On Carlos Labbé’s Piezas secretas contra el mundo (Periférica 2014)
A recent interview in El País identified Carlos Labbé (Santiago de Chile, 1977) as a writer at the forefront of a generation returning to the complex relationship between avant-garde literature and political engagement. In keeping with this characterization, Labbé’s latest novel, Piezas secretas contra el mundo, published in March by Editorial Periférica is an ambitious declaration of principles for a new understanding of the novel in the twenty-first century.
Those familiar with Labbé’s growing and challenging body of work, beginning with the hypertext novel Pentagonal, will recognise in this latest novel some of the tropes the author continues to address. There is a particularly textual nature to the worlds Labbé creates, where the acts of reading and writing form an essential part of the fabric of reality in which … Read More »
In Etgar Keret’s Suddenly, a Knock on the Door (2010), thirty-five humorously unexpected plots develop with the predictable timing of knock-knock jokes. The book begins with the titular short story about a writer held hostage by an armed intruder who knocks on his door and demands a story. The “suddenness” promised in the title loses its quiddity by the third paragraph. The same sequence of events repeats itself when the narrative opening, “Suddenly, there is a knock on the door,” summons a Moroccan pollster with a gun, then a pizza delivery man with a cleaver. Keret does not shy away from using the social and political tensions between Jews and Arabs, as well as between Israelis and Russian newcomers in his native Israel throughout this collection. But, as the Keret-like protagonist explains … Read More »
Men anpil, chay pa lou, says a Haitian Creole proverb, many hands make for a light load. As the only Haitian writer widely known to English-language readers, Edwidge Danticat has no one with whom to share the burden of serving as spokesperson for a nation, often “in 1500 words or less.” Her collection of essays, Create Dangerously: The Immigrant Artist at Work, gives readers a sense of the incredible weight the author feels on her shoulders. The weight of indebtedness to her family’s sacrifices that enable her to write today in relative security. The weight of guilt that she has not lived through what others have. The weight of self-doubt and accusations that she might be misrepresenting her native land. The weight of feeling that her writing has to matter deeply. All this weight impels Danticat to … Read More »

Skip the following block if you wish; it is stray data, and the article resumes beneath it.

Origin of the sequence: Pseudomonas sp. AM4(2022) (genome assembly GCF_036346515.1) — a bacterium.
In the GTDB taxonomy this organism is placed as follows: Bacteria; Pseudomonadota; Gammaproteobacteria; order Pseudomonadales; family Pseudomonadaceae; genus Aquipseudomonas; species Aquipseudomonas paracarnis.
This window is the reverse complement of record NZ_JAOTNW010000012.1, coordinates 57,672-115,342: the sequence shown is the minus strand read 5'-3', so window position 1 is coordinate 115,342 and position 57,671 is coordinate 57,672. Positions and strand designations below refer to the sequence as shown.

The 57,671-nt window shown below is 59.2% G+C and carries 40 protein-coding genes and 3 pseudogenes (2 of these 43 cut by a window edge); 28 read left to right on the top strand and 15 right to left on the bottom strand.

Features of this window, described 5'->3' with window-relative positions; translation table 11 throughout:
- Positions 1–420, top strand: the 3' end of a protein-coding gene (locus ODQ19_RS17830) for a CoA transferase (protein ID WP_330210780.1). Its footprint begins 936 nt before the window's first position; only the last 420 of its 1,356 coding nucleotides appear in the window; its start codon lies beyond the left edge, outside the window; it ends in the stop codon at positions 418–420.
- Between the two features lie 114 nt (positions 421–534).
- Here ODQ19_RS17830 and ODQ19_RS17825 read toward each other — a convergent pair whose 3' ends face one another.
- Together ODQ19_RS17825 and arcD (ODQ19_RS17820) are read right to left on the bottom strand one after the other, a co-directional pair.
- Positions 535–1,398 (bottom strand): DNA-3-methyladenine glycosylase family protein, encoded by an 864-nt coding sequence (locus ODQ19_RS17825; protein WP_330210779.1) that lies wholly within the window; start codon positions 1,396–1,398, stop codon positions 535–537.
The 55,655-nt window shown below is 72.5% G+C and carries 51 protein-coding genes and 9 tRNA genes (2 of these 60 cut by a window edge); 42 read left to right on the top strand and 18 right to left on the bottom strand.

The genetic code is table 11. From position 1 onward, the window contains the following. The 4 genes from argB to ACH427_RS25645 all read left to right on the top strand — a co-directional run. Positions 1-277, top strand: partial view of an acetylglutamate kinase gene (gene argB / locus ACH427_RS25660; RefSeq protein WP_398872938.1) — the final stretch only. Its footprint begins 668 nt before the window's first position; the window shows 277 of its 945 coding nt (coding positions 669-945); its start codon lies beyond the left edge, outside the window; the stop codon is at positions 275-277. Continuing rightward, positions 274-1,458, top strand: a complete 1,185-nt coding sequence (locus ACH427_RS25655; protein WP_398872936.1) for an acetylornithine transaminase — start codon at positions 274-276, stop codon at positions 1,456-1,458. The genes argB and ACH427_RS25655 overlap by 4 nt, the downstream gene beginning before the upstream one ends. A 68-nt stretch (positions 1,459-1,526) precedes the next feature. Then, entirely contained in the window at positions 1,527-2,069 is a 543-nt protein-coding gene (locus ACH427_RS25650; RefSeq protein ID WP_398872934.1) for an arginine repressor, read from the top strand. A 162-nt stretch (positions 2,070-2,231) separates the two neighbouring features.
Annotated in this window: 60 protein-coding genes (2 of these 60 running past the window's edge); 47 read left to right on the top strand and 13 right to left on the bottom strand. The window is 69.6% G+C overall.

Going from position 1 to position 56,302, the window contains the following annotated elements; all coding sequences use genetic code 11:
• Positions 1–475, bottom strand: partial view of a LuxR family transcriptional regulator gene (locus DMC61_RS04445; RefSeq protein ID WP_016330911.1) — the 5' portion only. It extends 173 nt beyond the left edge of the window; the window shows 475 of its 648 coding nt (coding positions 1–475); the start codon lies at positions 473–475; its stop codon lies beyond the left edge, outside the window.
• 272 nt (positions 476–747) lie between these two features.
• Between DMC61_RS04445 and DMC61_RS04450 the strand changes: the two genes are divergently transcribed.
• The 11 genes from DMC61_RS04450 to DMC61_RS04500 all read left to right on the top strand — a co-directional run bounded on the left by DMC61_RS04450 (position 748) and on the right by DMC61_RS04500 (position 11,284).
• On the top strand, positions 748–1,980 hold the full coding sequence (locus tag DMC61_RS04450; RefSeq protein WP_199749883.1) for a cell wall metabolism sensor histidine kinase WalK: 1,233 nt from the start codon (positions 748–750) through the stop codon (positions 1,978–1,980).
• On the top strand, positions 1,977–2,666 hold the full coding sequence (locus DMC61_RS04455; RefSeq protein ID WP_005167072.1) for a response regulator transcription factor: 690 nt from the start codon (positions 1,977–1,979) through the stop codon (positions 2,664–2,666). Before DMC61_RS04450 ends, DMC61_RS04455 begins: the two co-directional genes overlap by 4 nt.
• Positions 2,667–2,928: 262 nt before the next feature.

I knew that I had shattered the harmony of the day, the exceptional silence of a beach where I’d been happy. Then I fired four more times at the motionless body where the bullets lodged without leaving a trace.
Albert Camus, The Stranger
Poetry knows that the political rests on forgetting the unforgettable.
Paul Ricoeur, Memory, History, Forgetting
Alexander Maksik’s second novel portrays a young Liberian woman named Jacqueline who does little more than meander Santorini, an island in the Aegean that features beaches of lava pebbles and sand in red and black and white, and yet she astonishes, soothes, and horrifies us with perfect efficiency, making A Marker to Measure Drift a masterpiece.
There is the precision of the protagonist’s voice; there are the island’s elements, rendered palpable—its white hot light, in the beginning, and then … Read More »
Carmen María Machado
Junot Díaz’s This is How You Lose Her as a Confessional Text
The confessional text—either an author baring his own soul, or a fictional character coming clean about his or her particular version of events—has a long history, from The Confessions of St. Augustine to Nabokov’s Lolita. In the spirit of this genre comes Junot Díaz’s second short story collection, This is How You Lose Her, a sequence of bright, tight stories revolving around love’s many complications—infidelity, pregnancy, dissolving marriages, wounded families, the fact that true love is rare and can be lost forever. The sun in this particular universe is Yunior (of Díaz’s previous collection, Drown), a geeky jackass whose two most consistent qualities are cheating on his girlfriends and an unflappable optimism that he can get away with anything. The first story … Read More »
Two riveting scenes frame Zadie Smith’s exciting and unsettling new novel NW, recently shortlisted for the Orange Prize for Fiction. In the first, Leah, a thirty-five-year-old Londoner of Irish descent, opens her door to a desperate woman—tiny, grubby, shaking. There’s something familiar about the woman’s face, but Leah’s not sure why. Is it just one of those street faces you recognize? The woman, Shar, tells Leah that her mother is in the hospital. She needs money to take a cab there. She’s been asking up and down the street and no one has helped her. Leah, a charity worker by profession, rises to the occasion, trying to determine what hospital it is, calling a cab, making tea despite the summer heat. Shar’s the one who realizes it: they went to the same high school. As … Read More »